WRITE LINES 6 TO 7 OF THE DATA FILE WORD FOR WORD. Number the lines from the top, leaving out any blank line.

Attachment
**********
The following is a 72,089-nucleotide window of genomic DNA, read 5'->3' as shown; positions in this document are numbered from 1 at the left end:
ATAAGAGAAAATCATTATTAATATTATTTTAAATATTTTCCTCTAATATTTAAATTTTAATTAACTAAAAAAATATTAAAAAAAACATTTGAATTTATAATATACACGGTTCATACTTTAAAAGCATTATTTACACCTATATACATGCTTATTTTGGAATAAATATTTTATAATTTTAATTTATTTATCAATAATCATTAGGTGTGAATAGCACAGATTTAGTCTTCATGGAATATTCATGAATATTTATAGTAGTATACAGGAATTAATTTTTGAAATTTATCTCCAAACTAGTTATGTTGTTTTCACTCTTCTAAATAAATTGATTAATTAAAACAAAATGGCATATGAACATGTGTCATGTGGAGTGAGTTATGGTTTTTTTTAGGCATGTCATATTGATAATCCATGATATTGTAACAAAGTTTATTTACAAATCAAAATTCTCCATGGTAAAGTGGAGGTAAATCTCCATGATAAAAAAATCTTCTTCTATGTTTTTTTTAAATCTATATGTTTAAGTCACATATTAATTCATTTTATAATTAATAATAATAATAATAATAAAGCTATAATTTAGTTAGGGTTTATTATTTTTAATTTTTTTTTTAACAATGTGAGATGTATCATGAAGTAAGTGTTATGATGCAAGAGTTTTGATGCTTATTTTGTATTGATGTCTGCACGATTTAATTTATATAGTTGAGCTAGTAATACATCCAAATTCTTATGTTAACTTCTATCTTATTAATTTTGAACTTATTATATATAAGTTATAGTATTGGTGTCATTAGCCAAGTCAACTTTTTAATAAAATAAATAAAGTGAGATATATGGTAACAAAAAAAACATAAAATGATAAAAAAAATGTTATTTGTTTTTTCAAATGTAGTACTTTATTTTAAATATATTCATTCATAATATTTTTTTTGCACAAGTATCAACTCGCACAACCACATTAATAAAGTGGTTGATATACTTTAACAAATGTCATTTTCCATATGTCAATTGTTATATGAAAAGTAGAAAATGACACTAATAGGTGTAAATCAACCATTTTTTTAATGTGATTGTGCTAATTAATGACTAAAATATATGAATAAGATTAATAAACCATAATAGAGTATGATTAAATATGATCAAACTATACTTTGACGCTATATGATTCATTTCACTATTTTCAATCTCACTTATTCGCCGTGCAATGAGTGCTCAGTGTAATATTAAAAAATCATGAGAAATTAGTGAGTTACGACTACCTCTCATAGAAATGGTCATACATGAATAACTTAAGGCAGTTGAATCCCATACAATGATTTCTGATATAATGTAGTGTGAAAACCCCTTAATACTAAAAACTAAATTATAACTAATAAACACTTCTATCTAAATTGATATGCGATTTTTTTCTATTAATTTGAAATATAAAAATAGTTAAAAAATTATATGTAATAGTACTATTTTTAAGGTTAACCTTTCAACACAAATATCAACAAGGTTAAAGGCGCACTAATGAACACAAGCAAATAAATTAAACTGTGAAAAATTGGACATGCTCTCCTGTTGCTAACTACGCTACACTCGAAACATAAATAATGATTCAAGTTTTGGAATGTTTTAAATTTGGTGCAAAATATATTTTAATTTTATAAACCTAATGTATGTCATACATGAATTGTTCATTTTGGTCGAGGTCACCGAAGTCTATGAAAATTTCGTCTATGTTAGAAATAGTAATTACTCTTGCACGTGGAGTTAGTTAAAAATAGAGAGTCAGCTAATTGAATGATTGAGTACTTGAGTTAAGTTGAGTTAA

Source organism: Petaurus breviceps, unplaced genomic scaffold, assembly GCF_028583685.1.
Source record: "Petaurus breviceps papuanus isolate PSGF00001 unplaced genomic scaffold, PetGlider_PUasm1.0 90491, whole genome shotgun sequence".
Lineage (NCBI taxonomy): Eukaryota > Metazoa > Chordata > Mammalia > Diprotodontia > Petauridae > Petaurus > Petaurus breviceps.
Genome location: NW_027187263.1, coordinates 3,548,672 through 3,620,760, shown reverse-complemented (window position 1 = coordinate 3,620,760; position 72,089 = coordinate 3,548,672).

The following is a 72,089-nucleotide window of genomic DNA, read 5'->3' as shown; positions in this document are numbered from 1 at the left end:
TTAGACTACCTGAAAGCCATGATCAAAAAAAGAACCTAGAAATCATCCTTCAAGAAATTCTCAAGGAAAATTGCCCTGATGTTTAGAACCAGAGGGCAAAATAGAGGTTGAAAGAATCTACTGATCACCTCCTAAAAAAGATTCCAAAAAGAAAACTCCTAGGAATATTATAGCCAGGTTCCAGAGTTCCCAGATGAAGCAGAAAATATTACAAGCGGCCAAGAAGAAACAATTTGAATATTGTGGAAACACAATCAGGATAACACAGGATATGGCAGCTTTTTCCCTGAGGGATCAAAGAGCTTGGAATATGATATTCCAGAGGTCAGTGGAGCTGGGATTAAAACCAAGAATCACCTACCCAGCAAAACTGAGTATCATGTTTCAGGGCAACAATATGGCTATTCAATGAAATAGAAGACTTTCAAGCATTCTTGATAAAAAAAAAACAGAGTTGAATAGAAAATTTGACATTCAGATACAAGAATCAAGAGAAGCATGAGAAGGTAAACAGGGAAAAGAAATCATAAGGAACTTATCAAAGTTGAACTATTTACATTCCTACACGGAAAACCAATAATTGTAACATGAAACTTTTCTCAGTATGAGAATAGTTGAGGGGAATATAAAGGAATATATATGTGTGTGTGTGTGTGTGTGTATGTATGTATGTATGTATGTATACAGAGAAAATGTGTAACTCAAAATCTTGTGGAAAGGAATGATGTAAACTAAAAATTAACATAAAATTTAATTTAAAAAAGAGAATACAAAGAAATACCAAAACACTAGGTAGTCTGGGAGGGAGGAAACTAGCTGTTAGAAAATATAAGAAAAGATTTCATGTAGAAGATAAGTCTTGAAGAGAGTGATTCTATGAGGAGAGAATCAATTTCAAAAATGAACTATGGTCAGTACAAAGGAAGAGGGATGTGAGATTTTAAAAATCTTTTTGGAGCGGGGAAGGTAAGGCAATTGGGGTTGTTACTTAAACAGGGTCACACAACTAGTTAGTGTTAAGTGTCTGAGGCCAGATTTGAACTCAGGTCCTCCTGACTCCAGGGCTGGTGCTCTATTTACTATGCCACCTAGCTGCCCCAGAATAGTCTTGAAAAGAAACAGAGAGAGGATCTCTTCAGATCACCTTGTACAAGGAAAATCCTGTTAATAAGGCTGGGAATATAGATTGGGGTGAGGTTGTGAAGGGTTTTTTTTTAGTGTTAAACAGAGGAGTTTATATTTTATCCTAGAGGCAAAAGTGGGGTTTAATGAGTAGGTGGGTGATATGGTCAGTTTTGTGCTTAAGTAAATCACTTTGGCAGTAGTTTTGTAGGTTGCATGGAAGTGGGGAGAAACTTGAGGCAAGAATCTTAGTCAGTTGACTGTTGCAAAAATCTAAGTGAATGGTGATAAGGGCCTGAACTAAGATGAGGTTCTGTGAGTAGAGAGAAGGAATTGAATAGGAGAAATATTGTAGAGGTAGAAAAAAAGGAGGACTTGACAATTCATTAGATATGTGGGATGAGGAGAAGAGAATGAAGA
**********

Genome location: NW_027187263.1, coordinates 3,548,672 through 3,620,760, shown reverse-complemented (window position 1 = coordinate 3,620,760; position 72,089 = coordinate 3,548,672).

The following is a 72,089-nucleotide window of genomic DNA, read 5'->3' as shown; positions in this document are numbered from 1 at the left end: